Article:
Amarakoshodghatana of Kshirasvamin (study)

by A. Yamuna Devi | 2012 | 77,297 words | ISBN-13: 9788193658048

This page relates ‘Amarakoshodghatana (Introduction)’ of the study on the Amarakoshodghatana of Kshirasvamin (in English) which represents a commentary on the Amarakosha of Amarasimha. These ancient texts belong the Kosha or “lexicography” category of Sanskrit literature which deals with the analysis and meaning of technical words from a variety of subjects, such as cosmology, anatomy, medicine, hygiene. The Amarakosa itself is one of the earliest of such text, dating from the 6th century A.D., while the Amarakoshodghatana is the earliest known commentary on that work.

Amarakośodghāṭana (Introduction)

Amarakośodghāṭana is the earliest available complete commentary on Amarakośa of Amarasiṃha, though more than eighty commentaries on Amarakośa are available, Kṣīrasvāmin in the benedictory verse mentions this work to be a vṛtti, a variety of commentary. Patañjali in the Paśpaśāhnika[1] defines Vṛtti as śāstrapravṛtti–‘application of the rules’.

Kṣīrasvāmin's commentary is short and crisp. Most of the words are etymologically explained and the Paninian sūtras are cited wherever necessary. Literary examples are cited to illustrate the usage of words with different readings and meanings. Technical terms are also explained with the help of the respective Śāstra texts.

Kṣīrasvāmin cites from more than 100 literary sources to explain many of the terms–technical or grammatical. In the process, sometimes he names the author of the books or cites them even without their names. He also mentions many words as Deśi which are mostly found in Hindi and other Northern dialects. The authorities cited by him, either the author or the text, are listed below subject-wise.

Lexicography: Text and Authors

1. Abhidhānakāra,
2. Abhidhanaratnamālā,
3. Abhidhānaśeṣa,
4. Amaramālā,
5. Anekārtha samuccaya,
6. Bhāguri,
7. Deśīnāmamālā,
8. Durga,
9. Gauḍa,
10. Kātya,
11. Mālā/ Mālākārā,
12. Meṣṭha,
13. Muni,
14. Nāmamālā,
15. Nārāyaṇa,
16. Nighaṇṭu (Vedic),
17. Nimi,
18. Śāśvata,
19. Śrī Harṣa,
20. Upādhyāya,
21. Vaijayanti.

Vedic Texts:

22. Atharvaveda,
23. Kauṣitakyopaniṣad,
24. ṚgVeda,
25. Sāma,
26. Vājasenīya saṃhitā,
27. Yajurveda Vyakaraṇa:,
28. Candra,
29. Candragomin,
30. Kāśikā,
31. Mahābhāṣya [Mahābhāṣyam],
32. Pāṇini,
33. Sarasvatīkaṇṭhābharaṇa [Sarasvatīkaṇṭhābharaṇam].

Jyotiṣa Texts:

34. Bṛhatsaṃhitā.

Ayurveda: Texts and Authors

35. Candra,
36. Candranandana,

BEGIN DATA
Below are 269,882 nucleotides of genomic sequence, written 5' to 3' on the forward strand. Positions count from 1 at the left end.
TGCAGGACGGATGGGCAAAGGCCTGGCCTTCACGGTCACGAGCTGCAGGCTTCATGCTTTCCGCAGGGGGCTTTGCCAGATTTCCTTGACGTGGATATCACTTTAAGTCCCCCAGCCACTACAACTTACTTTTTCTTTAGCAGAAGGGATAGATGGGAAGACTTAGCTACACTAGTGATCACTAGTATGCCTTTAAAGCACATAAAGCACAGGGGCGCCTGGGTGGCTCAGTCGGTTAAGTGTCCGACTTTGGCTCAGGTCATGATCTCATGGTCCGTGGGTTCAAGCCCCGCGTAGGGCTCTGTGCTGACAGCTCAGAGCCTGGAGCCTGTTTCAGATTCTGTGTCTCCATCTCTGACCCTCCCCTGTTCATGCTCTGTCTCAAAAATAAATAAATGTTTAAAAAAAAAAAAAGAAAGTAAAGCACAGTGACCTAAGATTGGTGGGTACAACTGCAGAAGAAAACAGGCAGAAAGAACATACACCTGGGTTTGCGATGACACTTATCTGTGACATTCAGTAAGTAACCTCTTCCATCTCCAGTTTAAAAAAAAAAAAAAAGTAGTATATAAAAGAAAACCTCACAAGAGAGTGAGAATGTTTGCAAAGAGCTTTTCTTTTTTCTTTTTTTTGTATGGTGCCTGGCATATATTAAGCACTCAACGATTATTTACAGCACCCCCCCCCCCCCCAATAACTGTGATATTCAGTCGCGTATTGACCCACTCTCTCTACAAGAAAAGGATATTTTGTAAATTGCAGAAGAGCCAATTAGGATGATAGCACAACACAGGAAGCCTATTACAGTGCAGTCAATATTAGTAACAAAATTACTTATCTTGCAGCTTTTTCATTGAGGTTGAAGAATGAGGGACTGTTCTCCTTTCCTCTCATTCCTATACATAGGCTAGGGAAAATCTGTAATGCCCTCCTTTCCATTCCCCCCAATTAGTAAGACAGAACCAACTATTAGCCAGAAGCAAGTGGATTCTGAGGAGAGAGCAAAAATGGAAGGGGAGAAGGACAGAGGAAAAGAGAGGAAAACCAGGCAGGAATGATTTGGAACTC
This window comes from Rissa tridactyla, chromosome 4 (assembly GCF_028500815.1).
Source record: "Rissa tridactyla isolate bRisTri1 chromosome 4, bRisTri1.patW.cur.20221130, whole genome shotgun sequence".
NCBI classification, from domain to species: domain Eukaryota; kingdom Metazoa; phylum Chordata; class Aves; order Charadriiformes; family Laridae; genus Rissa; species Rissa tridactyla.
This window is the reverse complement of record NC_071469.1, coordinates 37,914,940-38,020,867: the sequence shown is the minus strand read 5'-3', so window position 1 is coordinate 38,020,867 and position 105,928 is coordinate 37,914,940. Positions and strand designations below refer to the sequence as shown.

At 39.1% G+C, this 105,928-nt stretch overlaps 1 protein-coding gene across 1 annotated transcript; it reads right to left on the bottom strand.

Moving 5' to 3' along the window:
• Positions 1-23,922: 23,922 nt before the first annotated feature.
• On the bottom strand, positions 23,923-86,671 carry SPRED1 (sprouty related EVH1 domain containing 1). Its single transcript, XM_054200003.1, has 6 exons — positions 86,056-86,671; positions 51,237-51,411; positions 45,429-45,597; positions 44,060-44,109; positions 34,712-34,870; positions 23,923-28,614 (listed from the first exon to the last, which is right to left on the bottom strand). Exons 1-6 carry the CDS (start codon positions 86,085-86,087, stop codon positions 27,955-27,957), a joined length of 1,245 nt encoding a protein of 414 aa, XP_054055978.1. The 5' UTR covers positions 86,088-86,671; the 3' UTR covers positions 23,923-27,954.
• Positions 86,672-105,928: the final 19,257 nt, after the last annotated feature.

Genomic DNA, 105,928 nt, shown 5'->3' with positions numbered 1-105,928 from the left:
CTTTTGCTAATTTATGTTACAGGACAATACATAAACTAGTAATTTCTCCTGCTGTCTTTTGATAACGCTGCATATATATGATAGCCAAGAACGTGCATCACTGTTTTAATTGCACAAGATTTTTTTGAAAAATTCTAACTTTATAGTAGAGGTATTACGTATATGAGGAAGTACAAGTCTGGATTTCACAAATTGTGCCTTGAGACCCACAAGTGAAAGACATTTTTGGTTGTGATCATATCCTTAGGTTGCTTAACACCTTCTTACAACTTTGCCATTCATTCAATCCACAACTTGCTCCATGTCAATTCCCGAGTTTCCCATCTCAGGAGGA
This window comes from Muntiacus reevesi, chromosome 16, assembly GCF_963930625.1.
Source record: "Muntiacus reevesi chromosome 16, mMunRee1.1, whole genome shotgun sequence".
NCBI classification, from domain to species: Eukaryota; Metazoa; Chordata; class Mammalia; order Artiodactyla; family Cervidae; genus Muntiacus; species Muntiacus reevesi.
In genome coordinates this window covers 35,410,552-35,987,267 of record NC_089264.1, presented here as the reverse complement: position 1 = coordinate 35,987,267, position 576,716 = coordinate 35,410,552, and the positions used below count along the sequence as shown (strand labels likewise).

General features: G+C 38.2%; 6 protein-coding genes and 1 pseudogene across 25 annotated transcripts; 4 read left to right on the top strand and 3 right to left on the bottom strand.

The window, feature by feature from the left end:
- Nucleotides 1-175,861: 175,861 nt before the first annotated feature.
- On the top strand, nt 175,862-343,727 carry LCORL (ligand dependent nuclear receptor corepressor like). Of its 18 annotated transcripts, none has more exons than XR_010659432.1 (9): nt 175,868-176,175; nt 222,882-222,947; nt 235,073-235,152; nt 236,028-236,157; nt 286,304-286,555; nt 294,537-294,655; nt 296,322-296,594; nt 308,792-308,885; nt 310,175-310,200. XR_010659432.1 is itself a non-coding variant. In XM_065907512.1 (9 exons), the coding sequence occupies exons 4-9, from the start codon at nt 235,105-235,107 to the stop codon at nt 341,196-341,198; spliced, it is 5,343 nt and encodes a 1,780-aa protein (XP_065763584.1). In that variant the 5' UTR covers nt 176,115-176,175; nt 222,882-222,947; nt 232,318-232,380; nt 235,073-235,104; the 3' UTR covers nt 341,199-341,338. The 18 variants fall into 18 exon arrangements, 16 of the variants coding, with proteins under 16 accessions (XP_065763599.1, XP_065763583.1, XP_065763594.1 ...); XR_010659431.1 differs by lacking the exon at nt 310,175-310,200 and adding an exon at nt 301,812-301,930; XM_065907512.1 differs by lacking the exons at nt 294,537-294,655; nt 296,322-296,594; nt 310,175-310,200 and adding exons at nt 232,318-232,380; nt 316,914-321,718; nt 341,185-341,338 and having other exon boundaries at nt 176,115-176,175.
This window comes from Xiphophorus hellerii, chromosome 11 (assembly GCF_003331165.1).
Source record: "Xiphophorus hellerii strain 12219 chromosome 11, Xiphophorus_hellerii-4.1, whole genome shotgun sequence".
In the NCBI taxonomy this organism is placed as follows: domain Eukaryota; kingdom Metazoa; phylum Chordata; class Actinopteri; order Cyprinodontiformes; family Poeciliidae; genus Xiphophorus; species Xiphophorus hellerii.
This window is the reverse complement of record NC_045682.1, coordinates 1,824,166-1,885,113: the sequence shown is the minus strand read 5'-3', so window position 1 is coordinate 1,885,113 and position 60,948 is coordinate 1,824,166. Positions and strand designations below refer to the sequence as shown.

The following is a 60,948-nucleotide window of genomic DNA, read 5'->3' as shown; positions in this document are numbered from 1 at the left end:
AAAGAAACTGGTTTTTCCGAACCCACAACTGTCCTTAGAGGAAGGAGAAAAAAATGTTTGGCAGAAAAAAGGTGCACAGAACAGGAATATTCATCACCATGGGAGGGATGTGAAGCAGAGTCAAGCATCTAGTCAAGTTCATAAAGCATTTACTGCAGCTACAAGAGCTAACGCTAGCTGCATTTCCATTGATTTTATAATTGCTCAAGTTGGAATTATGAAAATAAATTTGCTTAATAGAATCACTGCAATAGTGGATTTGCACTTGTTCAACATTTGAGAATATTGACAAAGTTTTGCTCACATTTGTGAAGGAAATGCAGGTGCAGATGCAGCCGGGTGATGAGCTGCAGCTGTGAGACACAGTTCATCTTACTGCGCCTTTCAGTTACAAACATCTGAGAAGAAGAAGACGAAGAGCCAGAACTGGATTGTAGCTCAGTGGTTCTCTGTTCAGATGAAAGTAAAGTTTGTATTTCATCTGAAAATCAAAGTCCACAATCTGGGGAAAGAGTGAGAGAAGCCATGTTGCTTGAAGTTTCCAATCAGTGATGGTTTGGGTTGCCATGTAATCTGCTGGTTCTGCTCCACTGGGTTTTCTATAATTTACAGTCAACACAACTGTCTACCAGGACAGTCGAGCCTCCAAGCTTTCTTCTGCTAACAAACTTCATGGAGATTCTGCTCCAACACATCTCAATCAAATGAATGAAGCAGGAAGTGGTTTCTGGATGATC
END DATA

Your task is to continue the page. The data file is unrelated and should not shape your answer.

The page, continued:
37. Carakasaṃhitā,
38. Dhanvantari,
39. Dhanvantari Nighaṇṭu,
40. Indu,
41. Pālakāpya,
42. Suśruta,
43. Vāgbhaṭa/ Vāhaṭa,
44. Vātsyāyana.

Epics and Pūrāṇa Texts:

45. Mahābhārata/Vyāsa,
46. Vāyupurāṇa [Vāyupurāṇam],
47. Viṣṇupurāṇa [Viṣṇupurāṇam].

Literary: Texts and Authors

48. Aśvaghoṣa,
49. Bālarāmāyaṇa [Bālarāmāyaṇam],
50. Bhartṛhari,
51. Bhaṭṭi,
52. Cāṇakyaśataka [Cāṇakyaśatakam],
53. Ghaṭakarpara,
54. Haramekhala [Haramekhalam],
55. Hitopadeśa,
56. Kādambarī,
57. Kāvyādarśa [Kāvyādarśam],
58. Kāvyālaṅkārasūtravṛtti,
59. Kirātārjunīya [Kirātārjunīyam],
60. Kumārasambhava [Kumārasambhavam],
61. Mahāvīracarita [Mahāvīracaritam],
62. Mālatīmādhava [Mālatīmādhavam],
63. Meghadūta [Meghadūtam],
64. Mudrārakṣasa [Mudrārakṣasam],
65. Nāgānanda [Nāgānandam],
66. Nītiśataka [Nītiśatakam],
67. Pañcatantra [Pañcatantram],
68. Raghuvaṃśa,
69. Rājaśekhara,
70. Ratnāvalī,
71. Śākuntala [Śākuntalam],
72. Saundrananda [Saundranandam],
73. Śiśupālavadha [Śiśupālavadham],
74. Uttararāmacarita [Uttararāmacaritam],
75. Veṇīsaṃhāra [Veṇīsaṃhāram],
76. Viddhaśālabhañjikā,
77. Vikramorvaśīya.

Dharmaśāstra: Texts and Authors

78. Arthaśāstra,
79. Gautama,
80. Hārīta,
81. Manu,
82. Nārada,
83. Yājñavalkya smṛti.

Authors:

84. Candraka,
85. Dharmadāsa,
86. Nimi.

Śāstras: Texts and Authors

87. Bhaṭṭa,
88. Nyāyasūtra,
89. Pūrvamīmāṃsā,
90. Sāṅkhyakārikā,
91. Saptapadārthī,
92. Tarka,
93. Vaiśeṣika,
94. Yogasūtra Nāṭya:,
95. Bharata/ Nāṭyaśāstra,
96. Dattila.

Miscellaneous:

97. Āgama,
98. Brahmakarma,
99. Buddha,
100. Dhanurveda,
101. Dhātuvida,
102. Jaina,
103. Kāśmīrā,
104. Kavayaḥ,
105. Sabhyā,
106. Sauratantra [Sauratantram],
107. Sūdasūtra [Sūdasūtram],
108. Tāntrika,
109. Ṭīkā,
110. Vaidya.

Schools of Grammar:

111. Draviḍa,
112. Gauḍā,
113. Pāścātya,
114. Prācyā,
115. Udīcyā.

He is also cited by many later scholars and commentators.

Liṅgayyasūrin expressly mentions the scholarly Kṣīrasvāmin with great respect in the invocatory verses of his commentary–

padavākyapramāṇajñairkṣīrasvāmyādi sūribhiḥ |

The study of the commentary reveals the lingual changes that have taken place over the period of years between the author of the text (6th C. A.D.) and the commentator (11th C. A.D.). Apart from this, the commentary also reflects the social, political, economic, literary and religious conditions of that time. S uch information available in the commentary are recorded and discussed in the following chapters which helps one in understanding the history and culture of our country during the period of Kṣīrasvāmin To this purpose, the edition of Amarakośa with Amarakośodghāṭana, by H. D. Sarma and N. G. Sardesai (published by Poona Oriental Agency, 1941), has been followed.

Other commentaries[2] on Amarakośa like Jātarūpa's commentary, Padacandrikā of Rāyamukuṭa, Ṭīkāsarvasva of Sārvānanda, Vivṛti of Liṅgayasūri, Pārijāta of Mallinātha and Vyākhyā Sudhā of Bhānuji are also compared wherever necessary.

Footnotes and references:

[2]:

References to these texts in this thesis are to their editions, given in the Bibliography.

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